Inmates at Pentonville prison facing ‘totally unacceptable’ delays in mental health provision

Report expresses ‘increasing concern’ about poor outcomes for prisoners at Pentonville, which has been subject to growing criticism in recent years PA

Inmates at Pentonville Prison are facing “totally unacceptable” delays in receiving crucial mental health provision, according to a report raising concerns that insufficient action has been taken to abate serious shortcomings reported at the prison in recent years.

One prisoner waited six months for a psychiatric transfer, while half of the 111 inmates listed for transfer to a secure mental health unit last year – the largest the inspectorate has ever come across – waited longer than the transfer target of two weeks. The delays occurred in an environment where 84 per cent of prisoners report having arrived at the prison with problems of some kind, with a quarter of these including feeling depressed or suicidal. One in five men was taking anti-psychotic drugs when the research was carried out in January, which has significant implications for all staff dealing with their care and management, according to the report.

The findings, published by the HM Chief Inspector of Prisons, expresses “increasing concern” about the poor outcomes for prisoners at Pentonville, which has been subject to criticism in recent years, having been given the bottom score in healthy prison tests in February 2015.
Inspectors said the notorious London prison, designated to accommodate 906 men but holding 1,230 at the time of the inspection, found that it had suffered from years of under-investment and remained unsafe.

The latest findings come two years after conditions at the prison were criticised in a damning report cataloguing habitual violence and easy access to drugs, in which inspectors raised concerns with staff about blood stains on cells and beds and nothing being done to remove them.
While it was hoped such reports would encourage prison leaders and staff to address some of the main concerns, the latest report states there remain “significant concerns”, particularly regarding safety, with levels of violence too high and sometimes serious — including a homicide in late 2016.

There had been 196 assaults on staff and prisoners in only six months, with some incidents involving weapons and 70 per cent of prisoners saying they had felt unsafe at some time.

The report also cites “frailties in the case management and care for men vulnerable to suicide and self-harm", with five self-inflicted deaths having been recorded since the last inspection. Two further men are reported to have taken their own lives in the prison in the five months between the inspection and the publication of the report, according to the Howard League for Penal reform.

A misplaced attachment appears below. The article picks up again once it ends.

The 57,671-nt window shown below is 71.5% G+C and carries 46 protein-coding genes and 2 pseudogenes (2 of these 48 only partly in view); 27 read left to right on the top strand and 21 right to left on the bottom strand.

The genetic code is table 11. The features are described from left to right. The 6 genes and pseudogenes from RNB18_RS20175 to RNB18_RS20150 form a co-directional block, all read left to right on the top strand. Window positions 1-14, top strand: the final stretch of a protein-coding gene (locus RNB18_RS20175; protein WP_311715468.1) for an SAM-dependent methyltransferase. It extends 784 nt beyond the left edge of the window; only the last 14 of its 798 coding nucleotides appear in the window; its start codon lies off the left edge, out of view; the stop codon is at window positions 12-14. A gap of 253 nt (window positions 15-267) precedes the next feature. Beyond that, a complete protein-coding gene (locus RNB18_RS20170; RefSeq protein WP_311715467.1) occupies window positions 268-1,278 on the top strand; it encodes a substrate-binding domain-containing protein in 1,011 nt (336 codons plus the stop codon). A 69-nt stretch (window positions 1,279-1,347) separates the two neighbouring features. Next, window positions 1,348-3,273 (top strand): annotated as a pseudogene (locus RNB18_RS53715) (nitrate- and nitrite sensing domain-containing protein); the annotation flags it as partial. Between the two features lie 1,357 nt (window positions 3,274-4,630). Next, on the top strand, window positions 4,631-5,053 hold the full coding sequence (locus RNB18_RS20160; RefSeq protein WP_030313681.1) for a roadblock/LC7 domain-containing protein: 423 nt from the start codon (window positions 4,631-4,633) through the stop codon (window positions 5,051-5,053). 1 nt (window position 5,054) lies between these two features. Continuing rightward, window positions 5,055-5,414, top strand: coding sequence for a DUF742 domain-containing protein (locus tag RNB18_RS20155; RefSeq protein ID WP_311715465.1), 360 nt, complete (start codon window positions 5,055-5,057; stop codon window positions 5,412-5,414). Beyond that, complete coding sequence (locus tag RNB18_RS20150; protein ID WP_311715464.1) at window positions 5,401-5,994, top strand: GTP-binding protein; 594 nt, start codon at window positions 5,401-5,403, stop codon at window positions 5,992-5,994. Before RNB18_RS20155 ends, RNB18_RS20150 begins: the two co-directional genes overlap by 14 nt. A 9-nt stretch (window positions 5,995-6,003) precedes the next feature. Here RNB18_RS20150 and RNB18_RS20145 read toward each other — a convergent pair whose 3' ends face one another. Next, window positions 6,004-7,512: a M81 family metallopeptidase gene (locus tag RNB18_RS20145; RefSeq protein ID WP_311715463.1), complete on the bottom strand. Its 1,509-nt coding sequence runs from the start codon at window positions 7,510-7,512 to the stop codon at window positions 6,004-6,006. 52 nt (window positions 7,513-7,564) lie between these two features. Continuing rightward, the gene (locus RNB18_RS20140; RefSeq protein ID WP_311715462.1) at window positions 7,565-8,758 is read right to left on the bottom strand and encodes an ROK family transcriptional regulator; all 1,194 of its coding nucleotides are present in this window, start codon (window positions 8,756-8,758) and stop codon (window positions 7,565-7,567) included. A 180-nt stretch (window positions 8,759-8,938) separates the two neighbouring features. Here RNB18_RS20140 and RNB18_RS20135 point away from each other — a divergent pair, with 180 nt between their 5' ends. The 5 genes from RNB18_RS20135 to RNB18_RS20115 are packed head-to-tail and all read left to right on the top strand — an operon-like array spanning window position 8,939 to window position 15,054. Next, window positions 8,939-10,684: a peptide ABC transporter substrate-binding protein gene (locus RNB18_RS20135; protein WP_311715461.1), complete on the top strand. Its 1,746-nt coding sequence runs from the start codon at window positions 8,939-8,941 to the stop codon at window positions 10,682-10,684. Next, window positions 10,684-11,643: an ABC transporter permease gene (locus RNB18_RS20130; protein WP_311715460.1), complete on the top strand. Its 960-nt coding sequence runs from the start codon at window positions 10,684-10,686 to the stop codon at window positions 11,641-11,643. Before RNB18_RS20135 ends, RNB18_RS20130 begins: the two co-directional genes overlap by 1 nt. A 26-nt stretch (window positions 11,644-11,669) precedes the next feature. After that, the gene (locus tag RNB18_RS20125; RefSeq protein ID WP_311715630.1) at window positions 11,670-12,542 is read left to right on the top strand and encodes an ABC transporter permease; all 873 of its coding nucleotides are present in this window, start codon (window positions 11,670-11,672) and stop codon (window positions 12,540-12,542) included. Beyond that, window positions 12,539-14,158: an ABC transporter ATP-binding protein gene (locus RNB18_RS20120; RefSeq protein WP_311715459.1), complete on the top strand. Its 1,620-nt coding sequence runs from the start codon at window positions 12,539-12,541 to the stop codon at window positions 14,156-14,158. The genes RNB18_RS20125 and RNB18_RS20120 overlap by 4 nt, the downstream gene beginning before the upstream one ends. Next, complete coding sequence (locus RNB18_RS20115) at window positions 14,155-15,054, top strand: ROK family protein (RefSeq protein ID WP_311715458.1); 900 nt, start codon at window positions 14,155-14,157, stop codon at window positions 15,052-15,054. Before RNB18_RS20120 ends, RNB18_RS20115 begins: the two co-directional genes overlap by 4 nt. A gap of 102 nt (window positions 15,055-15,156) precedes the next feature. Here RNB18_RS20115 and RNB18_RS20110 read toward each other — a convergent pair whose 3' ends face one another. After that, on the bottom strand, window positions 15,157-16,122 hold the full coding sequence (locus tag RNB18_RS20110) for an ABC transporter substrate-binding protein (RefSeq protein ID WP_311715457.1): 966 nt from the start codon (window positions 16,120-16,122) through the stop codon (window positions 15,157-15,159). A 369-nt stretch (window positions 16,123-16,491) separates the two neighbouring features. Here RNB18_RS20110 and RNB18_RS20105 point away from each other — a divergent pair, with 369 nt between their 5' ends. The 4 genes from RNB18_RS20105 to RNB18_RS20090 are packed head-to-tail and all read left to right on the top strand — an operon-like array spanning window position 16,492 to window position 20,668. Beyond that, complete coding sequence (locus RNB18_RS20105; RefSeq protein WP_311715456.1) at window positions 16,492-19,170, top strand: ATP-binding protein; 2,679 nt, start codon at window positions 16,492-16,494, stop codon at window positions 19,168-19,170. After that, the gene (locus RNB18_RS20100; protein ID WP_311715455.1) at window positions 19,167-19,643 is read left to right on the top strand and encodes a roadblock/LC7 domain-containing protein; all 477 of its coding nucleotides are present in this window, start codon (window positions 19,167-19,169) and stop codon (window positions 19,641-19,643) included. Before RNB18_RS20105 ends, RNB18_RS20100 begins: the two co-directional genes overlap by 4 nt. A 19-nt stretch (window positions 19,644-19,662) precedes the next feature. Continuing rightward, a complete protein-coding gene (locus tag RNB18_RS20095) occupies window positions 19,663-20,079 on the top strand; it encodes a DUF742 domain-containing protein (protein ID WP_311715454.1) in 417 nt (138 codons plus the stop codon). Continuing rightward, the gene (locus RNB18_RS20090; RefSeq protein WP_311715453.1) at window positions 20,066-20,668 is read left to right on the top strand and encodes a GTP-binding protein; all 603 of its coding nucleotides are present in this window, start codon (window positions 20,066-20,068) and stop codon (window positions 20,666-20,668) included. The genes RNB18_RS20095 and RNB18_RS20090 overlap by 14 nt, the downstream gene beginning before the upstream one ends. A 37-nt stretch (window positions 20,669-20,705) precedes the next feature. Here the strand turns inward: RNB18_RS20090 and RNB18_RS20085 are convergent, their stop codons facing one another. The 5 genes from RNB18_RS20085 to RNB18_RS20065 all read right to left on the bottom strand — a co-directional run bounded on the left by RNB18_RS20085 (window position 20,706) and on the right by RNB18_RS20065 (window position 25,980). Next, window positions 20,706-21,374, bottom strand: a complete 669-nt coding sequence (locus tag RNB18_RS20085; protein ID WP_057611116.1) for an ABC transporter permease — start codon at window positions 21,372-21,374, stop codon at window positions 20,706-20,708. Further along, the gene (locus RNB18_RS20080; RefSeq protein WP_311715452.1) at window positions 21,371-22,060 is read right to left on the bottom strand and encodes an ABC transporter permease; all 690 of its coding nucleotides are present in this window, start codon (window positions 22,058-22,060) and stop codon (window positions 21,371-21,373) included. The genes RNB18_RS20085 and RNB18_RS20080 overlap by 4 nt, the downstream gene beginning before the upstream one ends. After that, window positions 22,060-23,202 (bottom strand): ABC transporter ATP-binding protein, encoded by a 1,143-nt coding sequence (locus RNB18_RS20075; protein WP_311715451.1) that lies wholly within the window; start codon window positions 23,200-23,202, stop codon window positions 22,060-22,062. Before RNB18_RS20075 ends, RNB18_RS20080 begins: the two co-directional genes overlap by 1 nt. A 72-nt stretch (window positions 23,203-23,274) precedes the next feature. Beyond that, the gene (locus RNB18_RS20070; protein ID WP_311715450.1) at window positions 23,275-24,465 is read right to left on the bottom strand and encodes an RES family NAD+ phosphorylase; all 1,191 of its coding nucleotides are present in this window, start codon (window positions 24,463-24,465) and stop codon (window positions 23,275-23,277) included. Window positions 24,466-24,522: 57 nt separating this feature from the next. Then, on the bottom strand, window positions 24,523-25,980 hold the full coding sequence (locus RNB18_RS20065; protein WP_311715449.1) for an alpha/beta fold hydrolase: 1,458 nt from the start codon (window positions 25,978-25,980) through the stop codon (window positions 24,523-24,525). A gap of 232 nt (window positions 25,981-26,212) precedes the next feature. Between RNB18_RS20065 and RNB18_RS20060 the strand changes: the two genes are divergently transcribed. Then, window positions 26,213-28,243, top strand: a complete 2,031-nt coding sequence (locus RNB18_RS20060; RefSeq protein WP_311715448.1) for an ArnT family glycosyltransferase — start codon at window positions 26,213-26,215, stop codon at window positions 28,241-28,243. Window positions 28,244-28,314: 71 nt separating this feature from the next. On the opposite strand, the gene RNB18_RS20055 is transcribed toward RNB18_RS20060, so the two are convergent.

There had been some proactive measures to address levels of disorder, with signs that this was having a positive impact, the report states, but it conceded that “significant work was still needed to address our concerns about safety", and warned that it was “obvious” there had been “serious under-investment in the infrastructure” of the prison,.

While there was some good work with the large number of foreign nationals in the prison, the report stated that staff did not fully understand the needs of this group and what they could do to support them better. Resettlement work had meanwhile improved and was rated as "reasonably good" overall, with work having been done to support the inmates with accommodation problems and in maintaining contact with their children, families and friends.

Peter Clarke concluded that the outcomes for prisoners at Pentonville were “not good enough”, saying: “It is clear that Pentonville remains an immensely challenging prison, and that outcomes for prisoners remain, in many respects, not good enough. “However, we were encouraged to see at this inspection a tangible sense of purpose and optimism among the governor and his senior management team, which were having a galvanising effect on the staff group as a whole. “Nevertheless, the complexities of the prison mean that its leadership will continue to need significant external support from HM Prison and Probation Service (HMPPS) if Pentonville is to deliver acceptable and consistent outcomes for prisoners.”

In light of the findings, Frances Crook, Chief Executive of the Howard League for Penal Reform, urged the Government to take “bold but sensible action” to ease the pressure on Pentonville through heightened efforts to reduce the prison population. “One of the first documents to land on the desk of the incoming Secretary of State for Justice is a disappointing report on Pentonville prison, as was the case when his predecessor-but-one, Michael Gove, assumed the position less than two years ago,” Ms Crook said.

“That so little has changed in that time only serves to illustrate the scale of the challenge, and the need for urgency to resolve the many problems in our failing prison system. “The new government must take bold but sensible action to put less pressure on prisons such as Pentonville. By reducing the prison population, we can prevent more people being swept into deeper currents of crime, violence and despair.”
Peter Dawson, director of the Prison Reform Trust, meanwhile said: “We have been here many times before – against impossible odds a titanic effort by the Governor and staff makes a failing prison a little less disgraceful. “But the fundamentals remain – most prisoners share cells designed for one, and even the luckiest of them spend 18 hours a day locked in those unacceptable conditions.

Shockingly, we are now told that that represents a reasonable outcome, even though levels of mental ill health are exceptionally high.

Mr Dawson added that improving the prison’s problems were now the job of the new justice secretary, David Lidington, warning that if he fails to do so Pentonville will continue to “burn out good people”.